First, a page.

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Federal Circuit Court Denies En Banc in Star Scientific v. RJ Reynolds - What Does That Really Mean?

|Includes: Rock Creek Pharmaceuticals, Inc. (RCPI)

On Tuesday Nov. 29th, the Court of Appeals of the Federal Circuit (CAFC) denied RJ Reynolds request for Panel Rehearing and Rehearing En Banc in the case of Star Scientific v. RJ Reynolds.    That makes the August CAFC ruling now final.  That ruling validated Star Scientific's patents for reducing Tobacco Specific NitrosAmines (TSNA's) in the tobacco curing process.   The tobacco industry has attempted to invalidate Star's patents at the US Patent and Trademark office (via an ex partes reexamination proceeding) and they have now tried to invalidate Star's patents in the federal courts.   Both attempts have failed and the patents are now valid.

In the infringement case against RJ Reynolds that was held in MD District Court, the jury ruled the patents were invalid and that Star Scientific didn't prove infringement.   That case was only for tobacco cured by RJR during the 2001 and 2002 growing seasons.   The CAFC is the highest patent court in the land and they overturned the jury verdict that the patents were invalid.   The Supreme Court rarely ever hears an appeal unless major issues of law are at stake and that is not the case here.   Even though I expect a writ of Certiorari to the Supreme Court will be filed by RJR, the odds are over 95% it will be rejected.   Now that Star's patents are valid according to the CAFC, as soon as they issue the mandate Star will be free to move to reopen the other stayed case against RJR, or they would be free to file another case in a different venue.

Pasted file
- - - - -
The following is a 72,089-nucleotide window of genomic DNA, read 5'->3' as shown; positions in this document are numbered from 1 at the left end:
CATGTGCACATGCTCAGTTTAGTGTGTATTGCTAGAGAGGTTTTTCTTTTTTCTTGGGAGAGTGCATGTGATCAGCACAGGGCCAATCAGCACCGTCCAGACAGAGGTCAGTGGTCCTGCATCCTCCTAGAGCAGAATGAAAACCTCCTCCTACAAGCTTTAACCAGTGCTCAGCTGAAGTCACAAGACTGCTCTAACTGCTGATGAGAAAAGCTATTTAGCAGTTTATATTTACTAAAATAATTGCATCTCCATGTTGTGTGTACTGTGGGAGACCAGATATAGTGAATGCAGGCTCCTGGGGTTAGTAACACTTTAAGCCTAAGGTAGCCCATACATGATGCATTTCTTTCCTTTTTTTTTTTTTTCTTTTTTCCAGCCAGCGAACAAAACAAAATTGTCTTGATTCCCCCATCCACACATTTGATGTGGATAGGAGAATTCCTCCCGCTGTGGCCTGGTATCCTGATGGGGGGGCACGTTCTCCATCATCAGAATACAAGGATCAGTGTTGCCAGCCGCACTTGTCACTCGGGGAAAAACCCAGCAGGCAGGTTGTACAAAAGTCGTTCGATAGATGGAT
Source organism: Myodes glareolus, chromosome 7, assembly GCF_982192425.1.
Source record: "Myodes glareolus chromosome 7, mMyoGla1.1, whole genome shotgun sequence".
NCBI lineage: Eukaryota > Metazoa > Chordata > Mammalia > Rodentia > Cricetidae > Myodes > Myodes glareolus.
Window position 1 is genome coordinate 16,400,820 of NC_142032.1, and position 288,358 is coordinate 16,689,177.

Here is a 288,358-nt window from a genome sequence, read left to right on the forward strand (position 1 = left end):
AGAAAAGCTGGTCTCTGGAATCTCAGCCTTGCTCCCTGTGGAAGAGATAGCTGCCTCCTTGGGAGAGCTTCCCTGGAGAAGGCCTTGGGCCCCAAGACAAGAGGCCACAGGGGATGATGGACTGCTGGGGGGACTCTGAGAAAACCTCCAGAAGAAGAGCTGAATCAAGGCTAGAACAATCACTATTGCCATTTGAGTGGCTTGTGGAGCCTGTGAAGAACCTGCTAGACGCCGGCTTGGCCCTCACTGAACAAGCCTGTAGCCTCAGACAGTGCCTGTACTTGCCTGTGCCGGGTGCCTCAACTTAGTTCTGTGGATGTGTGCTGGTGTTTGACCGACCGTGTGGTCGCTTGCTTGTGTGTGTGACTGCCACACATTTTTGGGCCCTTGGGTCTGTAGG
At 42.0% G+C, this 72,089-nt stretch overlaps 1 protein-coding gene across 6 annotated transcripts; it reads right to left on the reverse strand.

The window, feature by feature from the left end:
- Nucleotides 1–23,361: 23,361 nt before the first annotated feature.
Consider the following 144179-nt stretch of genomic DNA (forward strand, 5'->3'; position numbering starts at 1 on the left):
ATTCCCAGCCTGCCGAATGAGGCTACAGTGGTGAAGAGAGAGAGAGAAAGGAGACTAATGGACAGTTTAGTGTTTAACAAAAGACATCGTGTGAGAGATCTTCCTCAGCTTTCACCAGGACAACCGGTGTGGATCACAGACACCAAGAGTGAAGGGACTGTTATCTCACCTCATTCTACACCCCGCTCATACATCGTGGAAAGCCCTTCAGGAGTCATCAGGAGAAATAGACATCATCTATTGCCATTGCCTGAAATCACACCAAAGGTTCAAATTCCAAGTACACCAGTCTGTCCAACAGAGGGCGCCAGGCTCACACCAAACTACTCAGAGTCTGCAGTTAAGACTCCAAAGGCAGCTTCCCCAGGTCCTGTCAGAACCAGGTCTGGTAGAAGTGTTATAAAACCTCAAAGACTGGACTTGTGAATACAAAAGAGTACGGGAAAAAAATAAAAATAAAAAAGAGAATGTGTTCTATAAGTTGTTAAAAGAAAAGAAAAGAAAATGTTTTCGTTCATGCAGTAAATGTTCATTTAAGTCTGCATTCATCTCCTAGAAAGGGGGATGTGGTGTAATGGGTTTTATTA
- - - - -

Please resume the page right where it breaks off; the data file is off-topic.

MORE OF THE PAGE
Here is what Star Scientifice said in their press release

excerpts....

The Court in its August decision affirmed the validity of each of the claims in the patents at issue in the prosecution of infringement against RJR, and specifically rejected each of the four invalidity defenses raised by RJR. The three-judge panel also reversed the district court's 2007 summary judgment ruling on priority date, which affirmed that the patents' claims deserve the September, 1998 priority date as originally claimed. The Federal Circuit ruling did not, however, reverse the jury verdict of non-infringement that Star had requested on appeal. RJR'S request for a rehearing of the August decision was based on its contention that the patents were indefinite.

This latest ruling by the Federal Circuit Court concludes its review process of the 2009 jury trial verdict. The Federal Circuit Court will issue an order shortly that will specify when the court intends to issue a formal mandate. When that mandate issues, the case will be sent back to the US District Court for proceedings that relate to the patent infringement lawsuit filed by Star in May, 2009 for curing seasons subsequent to 2002. That case had been stayed pending the outcome of this appeal.

Paul L. Perito, Esq., Star's Chairman, President and COO, commented, "These two patents, whose validity has been upheld twice by the Federal Circuit Court, also have been affirmed after reexamination by the US Patent & Trademark Office. We view them as rock-solid, and we are considering all options to leverage their value as we move forward. Our company's work to protect its intellectual property has been longstanding and, at times, frustrating, both for management and for our shareholders. However, we continue to believe that the value of the '649 and '401 patents is worth every effort we have undertaken. The unique tobacco-curing technology that is the foundation of our patents now can be licensed by tobacco companies in the US and abroad to manufacture both cigarette and smokeless tobacco products that contain the lowest available levels of a lethal group of carcinogens - tobacco-specific nitrosamines (TSNAs) - in the industry."

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These patents are now valid and they are in effect until 2018.   In my opinion, the next time Star's case comes before a jury, the infringement outcome will be in Star's favor, and the whole tobacco industry will owe Star for every pack of cigarettes sold.   The tobacco industry has a choice of reducing the TSNA's that cause cancer to almost undetectable levels (and paying Star a royalty), or allowing high levels of TSNA's in cigarettes and subjecting themselves to more and more lawsuits from the families of smokers who die from cancer.  


Disclosure: I am long CIGX.